Garth Shack parted ways with his childhood rock band and his first love within the span of a few months. Then he got arrested for attempting to evade the cops after running a red light on his bike.

Garth Shack parted ways with his childhood rock band and his first love within the span of a few months. Then he got arrested for attempting to evade the cops after running a red light on his bike.

2008 was a rough year for the singer-songwriter and avid cyclist. On the bright side, two years later he has an album to show for it. He'll release the self-titled disc with a concert next weekend at The Shrunken Head (formerly Vic's - see our bar review elsewhere this issue).

Shack's story begins with the end of Starving Goliath. He formed the spastic alt-rock quintet with middle-school classmates and spent his teen years working to make it a respected fixture in Columbus rock. They even played some dates on the Vans Warped Tour in 2006.

But as bandmates began bickering and developing divergent tastes, the group started to unravel shortly after high school. Shack had high hopes for the project, so he stubbornly resisted the inevitable collapse.

"The band slowly disintegrating led to me writing songs out of desperation to keep the band together," Shack said.

Starving Goliath got so diffuse that it took two months to get them all in the same room to make the breakup official, but the decision came down in early 2008. Shack coped by burrowing deeper into his relationship with his girlfriend. By August, the bottom fell out of that too.

"After the band fell apart, I got really into her," Shack said. "And then after me and her fell apart ..."

Brokenhearted, Shack went to see Radiohead in Cleveland - "They played the most depressing set they could have played," he remembered - then voyaged with his parents to a northwestern Michigan town called Empire to visit some family friends.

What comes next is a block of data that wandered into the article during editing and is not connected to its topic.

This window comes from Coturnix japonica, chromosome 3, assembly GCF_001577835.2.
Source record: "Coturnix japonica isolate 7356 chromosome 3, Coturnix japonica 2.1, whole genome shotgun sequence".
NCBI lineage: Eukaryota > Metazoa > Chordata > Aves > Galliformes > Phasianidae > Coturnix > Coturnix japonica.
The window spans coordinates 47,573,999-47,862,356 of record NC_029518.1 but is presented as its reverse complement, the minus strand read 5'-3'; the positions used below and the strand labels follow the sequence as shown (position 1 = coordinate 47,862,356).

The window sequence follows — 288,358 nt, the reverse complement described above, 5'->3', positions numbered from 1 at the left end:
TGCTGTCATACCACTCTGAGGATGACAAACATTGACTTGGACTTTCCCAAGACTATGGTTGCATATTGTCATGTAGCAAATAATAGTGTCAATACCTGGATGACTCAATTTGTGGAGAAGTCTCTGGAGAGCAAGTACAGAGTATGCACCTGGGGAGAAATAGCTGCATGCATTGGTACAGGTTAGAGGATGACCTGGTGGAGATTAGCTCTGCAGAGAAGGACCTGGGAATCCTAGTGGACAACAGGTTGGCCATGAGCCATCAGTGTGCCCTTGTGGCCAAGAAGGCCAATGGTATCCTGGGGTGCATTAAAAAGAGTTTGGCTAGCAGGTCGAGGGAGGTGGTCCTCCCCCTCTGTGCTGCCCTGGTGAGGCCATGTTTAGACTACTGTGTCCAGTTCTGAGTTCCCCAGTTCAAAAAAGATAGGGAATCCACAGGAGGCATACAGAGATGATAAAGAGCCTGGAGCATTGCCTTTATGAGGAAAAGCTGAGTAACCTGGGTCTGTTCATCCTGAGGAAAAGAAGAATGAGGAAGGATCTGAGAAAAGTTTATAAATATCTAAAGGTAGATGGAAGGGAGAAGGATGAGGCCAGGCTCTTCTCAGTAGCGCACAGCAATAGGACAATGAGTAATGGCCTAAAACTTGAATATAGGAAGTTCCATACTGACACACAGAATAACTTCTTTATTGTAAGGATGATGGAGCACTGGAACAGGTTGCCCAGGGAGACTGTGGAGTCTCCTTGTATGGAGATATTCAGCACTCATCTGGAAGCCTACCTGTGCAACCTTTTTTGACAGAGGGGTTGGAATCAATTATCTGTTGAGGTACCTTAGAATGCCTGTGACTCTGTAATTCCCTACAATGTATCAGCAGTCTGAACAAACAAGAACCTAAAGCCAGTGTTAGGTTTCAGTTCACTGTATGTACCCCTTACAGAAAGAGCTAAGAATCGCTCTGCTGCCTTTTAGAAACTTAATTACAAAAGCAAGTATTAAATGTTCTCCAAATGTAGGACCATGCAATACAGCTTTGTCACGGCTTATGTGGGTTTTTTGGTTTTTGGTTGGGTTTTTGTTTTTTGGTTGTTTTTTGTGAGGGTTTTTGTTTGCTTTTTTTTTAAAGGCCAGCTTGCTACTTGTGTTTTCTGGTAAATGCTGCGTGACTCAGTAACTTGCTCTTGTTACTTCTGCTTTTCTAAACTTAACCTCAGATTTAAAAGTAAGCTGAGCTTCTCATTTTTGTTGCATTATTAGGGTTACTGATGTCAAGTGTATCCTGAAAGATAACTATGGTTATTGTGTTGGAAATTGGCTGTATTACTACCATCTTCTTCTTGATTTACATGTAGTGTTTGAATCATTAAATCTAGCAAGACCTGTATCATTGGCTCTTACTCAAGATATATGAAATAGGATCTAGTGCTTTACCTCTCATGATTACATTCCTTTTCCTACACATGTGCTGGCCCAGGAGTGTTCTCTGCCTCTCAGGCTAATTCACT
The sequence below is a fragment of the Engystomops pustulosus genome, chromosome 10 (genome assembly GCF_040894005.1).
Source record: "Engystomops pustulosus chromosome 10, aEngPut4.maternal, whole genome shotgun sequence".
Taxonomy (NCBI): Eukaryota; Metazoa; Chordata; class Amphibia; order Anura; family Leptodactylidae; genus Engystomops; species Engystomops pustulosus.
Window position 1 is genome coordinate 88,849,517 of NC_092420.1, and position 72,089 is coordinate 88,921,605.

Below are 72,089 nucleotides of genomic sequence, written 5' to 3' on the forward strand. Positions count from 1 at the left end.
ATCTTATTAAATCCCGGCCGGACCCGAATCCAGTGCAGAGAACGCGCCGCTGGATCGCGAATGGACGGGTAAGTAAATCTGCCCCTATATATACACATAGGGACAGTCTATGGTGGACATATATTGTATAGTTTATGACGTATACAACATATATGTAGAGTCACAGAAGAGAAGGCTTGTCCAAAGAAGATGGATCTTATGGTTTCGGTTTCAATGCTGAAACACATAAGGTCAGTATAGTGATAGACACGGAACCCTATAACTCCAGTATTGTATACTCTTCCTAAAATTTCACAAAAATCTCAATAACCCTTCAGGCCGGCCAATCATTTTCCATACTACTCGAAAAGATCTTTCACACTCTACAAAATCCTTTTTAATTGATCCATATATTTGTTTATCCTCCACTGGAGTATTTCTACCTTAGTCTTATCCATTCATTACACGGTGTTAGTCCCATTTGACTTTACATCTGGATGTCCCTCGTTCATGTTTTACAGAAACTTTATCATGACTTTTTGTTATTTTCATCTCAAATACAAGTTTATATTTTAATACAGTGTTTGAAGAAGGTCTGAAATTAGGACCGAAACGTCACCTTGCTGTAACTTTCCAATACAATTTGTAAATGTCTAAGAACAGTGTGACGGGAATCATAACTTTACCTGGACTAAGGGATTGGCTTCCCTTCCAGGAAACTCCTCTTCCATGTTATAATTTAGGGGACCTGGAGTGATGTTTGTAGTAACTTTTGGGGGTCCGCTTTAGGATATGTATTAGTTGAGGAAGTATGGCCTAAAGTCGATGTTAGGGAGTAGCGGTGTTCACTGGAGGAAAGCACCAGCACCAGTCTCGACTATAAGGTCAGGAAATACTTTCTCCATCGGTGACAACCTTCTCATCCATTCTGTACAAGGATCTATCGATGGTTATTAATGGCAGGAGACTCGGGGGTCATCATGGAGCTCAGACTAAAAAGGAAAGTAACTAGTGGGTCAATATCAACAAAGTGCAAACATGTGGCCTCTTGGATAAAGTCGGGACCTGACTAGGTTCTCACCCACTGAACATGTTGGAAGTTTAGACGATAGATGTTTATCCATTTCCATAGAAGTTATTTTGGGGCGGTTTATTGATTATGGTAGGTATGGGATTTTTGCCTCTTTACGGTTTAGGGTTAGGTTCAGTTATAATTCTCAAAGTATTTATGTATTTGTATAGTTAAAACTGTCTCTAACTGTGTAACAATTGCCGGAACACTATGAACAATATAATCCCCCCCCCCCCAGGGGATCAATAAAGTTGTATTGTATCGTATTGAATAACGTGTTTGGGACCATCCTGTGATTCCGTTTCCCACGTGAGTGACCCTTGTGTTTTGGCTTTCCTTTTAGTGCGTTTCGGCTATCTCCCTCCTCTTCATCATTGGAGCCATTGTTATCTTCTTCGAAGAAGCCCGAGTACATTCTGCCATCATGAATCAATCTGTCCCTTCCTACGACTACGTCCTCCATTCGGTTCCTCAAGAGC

Shack was pleased with the change of scenery, so he decided to stay for a while. He got a job waiting tables at a local cafe and spent his downtime riding his bike around town and writing his first batch of solo material, starting with reworked versions of some of his last-ditch Starving Goliath songs.

"Music, lyrics - everything started coming to me when I was out in Michigan," Shack said.

A couple months away left Shack feeling energized upon his return to Columbus. Then another road bump sent him reeling. Riding Downtown late at night, Shack ran a red light at High and Spring streets and attempted to elude the police cruiser that flagged him down. A mess of legal red tape followed, as did the inspiration for album closer "Victimless Criminal," now Shack's signature song.

By this point Shack had developed into a distinctive but freewheeling singer-songwriter, vacillating between poles as disparate as Thom Yorke and John Mayer, with snaky song structures reminiscent of Incubus. He viewed the music as rock 'n' roll, but, feeling burned by his band experience, he insisted on playing it solo.

"I was like, 'Alright, fine, now I'm by myself,'" Shack said.

He began testing out his live show at Vic's Wednesday open-mic night. Soon he was drawing enough of a crowd that the bar gave him a regular time slot closing out the night - a residency of sorts that helped him shore up his performance skills.

Meanwhile, he holed up at Bexley's Paper Street Audio to record his mostly minimal debut disc. Now, after months of delays, the album is finally ready to emerge.

Its release coincides with Shack's departure from Columbus. He relocated to Phoenix this winter to avoid the cold climes and work with Tanya van Kempen, a friend who has helped handle the business side of being a musician. Shack came home to Columbus mainly to throw a release show.

He'll return to Arizona at the end of the month to continue work on his next album, "Melodic Shorts," and plans to travel to L.A. for ASCAP's Create Music Expo in April. After enduring a few blows, Shack seems to have regained his balance, moving forward one pedal rotation at a time.